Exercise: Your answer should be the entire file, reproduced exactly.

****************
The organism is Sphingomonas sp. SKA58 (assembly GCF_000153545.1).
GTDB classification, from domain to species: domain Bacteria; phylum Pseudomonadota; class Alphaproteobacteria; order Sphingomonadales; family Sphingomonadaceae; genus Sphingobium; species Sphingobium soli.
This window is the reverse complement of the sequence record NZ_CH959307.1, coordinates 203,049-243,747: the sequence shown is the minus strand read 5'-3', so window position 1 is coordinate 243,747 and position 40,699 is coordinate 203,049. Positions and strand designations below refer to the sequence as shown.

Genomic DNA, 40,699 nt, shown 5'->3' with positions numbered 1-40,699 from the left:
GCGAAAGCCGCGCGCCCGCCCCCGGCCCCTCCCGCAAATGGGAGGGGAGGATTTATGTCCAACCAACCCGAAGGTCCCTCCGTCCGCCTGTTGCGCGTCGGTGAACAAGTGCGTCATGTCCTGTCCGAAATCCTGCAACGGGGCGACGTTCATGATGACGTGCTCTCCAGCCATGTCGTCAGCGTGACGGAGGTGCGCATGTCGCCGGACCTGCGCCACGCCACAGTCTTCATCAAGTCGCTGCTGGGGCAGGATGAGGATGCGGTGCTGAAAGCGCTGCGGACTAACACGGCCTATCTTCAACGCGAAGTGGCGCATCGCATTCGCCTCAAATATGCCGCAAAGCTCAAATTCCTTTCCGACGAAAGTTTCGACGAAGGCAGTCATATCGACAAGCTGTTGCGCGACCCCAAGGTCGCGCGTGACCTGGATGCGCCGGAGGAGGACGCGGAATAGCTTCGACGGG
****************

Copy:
The organism is Sphingomonas sp. SKA58 (assembly GCF_000153545.1).
GTDB classification, from domain to species: domain Bacteria; phylum Pseudomonadota; class Alphaproteobacteria; order Sphingomonadales; family Sphingomonadaceae; genus Sphingobium; species Sphingobium soli.
This window is the reverse complement of the sequence record NZ_CH959307.1, coordinates 203,049-243,747: the sequence shown is the minus strand read 5'-3', so window position 1 is coordinate 243,747 and position 40,699 is coordinate 203,049. Positions and strand designations below refer to the sequence as shown.

Genomic DNA, 40,699 nt, shown 5'->3' with positions numbered 1-40,699 from the left:
GCGAAAGCCGCGCGCCCGCCCCCGGCCCCTCCCGCAAATGGGAGGGGAGGATTTATGTCCAACCAACCCGAAGGTCCCTCCGTCCGCCTGTTGCGCGTCGGTGAACAAGTGCGTCATGTCCTGTCCGAAATCCTGCAACGGGGCGACGTTCATGATGACGTGCTCTCCAGCCATGTCGTCAGCGTGACGGAGGTGCGCATGTCGCCGGACCTGCGCCACGCCACAGTCTTCATCAAGTCGCTGCTGGGGCAGGATGAGGATGCGGTGCTGAAAGCGCTGCGGACTAACACGGCCTATCTTCAACGCGAAGTGGCGCATCGCATTCGCCTCAAATATGCCGCAAAGCTCAAATTCCTTTCCGACGAAAGTTTCGACGAAGGCAGTCATATCGACAAGCTGTTGCGCGACCCCAAGGTCGCGCGTGACCTGGATGCGCCGGAGGAGGACGCGGAATAGCTTCGACGGG